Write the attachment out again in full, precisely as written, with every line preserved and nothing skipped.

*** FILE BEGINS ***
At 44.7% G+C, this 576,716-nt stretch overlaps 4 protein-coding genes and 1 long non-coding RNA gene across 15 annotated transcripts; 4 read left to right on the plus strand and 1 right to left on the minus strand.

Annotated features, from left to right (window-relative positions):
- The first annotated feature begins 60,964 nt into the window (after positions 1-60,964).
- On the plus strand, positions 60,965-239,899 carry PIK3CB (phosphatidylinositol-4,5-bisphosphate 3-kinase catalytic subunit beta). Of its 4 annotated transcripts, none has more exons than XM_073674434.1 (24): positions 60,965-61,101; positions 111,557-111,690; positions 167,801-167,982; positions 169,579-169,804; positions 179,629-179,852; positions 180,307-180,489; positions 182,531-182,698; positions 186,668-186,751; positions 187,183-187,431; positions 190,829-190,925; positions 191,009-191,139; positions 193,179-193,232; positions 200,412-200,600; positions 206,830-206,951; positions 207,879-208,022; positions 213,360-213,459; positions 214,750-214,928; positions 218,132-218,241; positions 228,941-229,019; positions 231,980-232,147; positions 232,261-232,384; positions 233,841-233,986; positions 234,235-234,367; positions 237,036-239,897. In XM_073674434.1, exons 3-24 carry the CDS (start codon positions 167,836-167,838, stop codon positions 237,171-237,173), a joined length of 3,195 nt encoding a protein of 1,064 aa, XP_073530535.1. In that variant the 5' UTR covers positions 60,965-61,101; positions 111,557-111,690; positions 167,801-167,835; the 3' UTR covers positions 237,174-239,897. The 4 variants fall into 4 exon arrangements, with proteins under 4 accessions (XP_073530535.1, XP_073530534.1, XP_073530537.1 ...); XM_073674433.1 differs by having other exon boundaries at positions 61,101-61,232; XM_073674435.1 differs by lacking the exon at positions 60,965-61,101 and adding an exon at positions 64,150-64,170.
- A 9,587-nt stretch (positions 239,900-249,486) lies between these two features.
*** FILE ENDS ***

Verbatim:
At 44.7% G+C, this 576,716-nt stretch overlaps 4 protein-coding genes and 1 long non-coding RNA gene across 15 annotated transcripts; 4 read left to right on the plus strand and 1 right to left on the minus strand.

Annotated features, from left to right (window-relative positions):
- The first annotated feature begins 60,964 nt into the window (after positions 1-60,964).
- On the plus strand, positions 60,965-239,899 carry PIK3CB (phosphatidylinositol-4,5-bisphosphate 3-kinase catalytic subunit beta). Of its 4 annotated transcripts, none has more exons than XM_073674434.1 (24): positions 60,965-61,101; positions 111,557-111,690; positions 167,801-167,982; positions 169,579-169,804; positions 179,629-179,852; positions 180,307-180,489; positions 182,531-182,698; positions 186,668-186,751; positions 187,183-187,431; positions 190,829-190,925; positions 191,009-191,139; positions 193,179-193,232; positions 200,412-200,600; positions 206,830-206,951; positions 207,879-208,022; positions 213,360-213,459; positions 214,750-214,928; positions 218,132-218,241; positions 228,941-229,019; positions 231,980-232,147; positions 232,261-232,384; positions 233,841-233,986; positions 234,235-234,367; positions 237,036-239,897. In XM_073674434.1, exons 3-24 carry the CDS (start codon positions 167,836-167,838, stop codon positions 237,171-237,173), a joined length of 3,195 nt encoding a protein of 1,064 aa, XP_073530535.1. In that variant the 5' UTR covers positions 60,965-61,101; positions 111,557-111,690; positions 167,801-167,835; the 3' UTR covers positions 237,174-239,897. The 4 variants fall into 4 exon arrangements, with proteins under 4 accessions (XP_073530535.1, XP_073530534.1, XP_073530537.1 ...); XM_073674433.1 differs by having other exon boundaries at positions 61,101-61,232; XM_073674435.1 differs by lacking the exon at positions 60,965-61,101 and adding an exon at positions 64,150-64,170.
- A 9,587-nt stretch (positions 239,900-249,486) lies between these two features.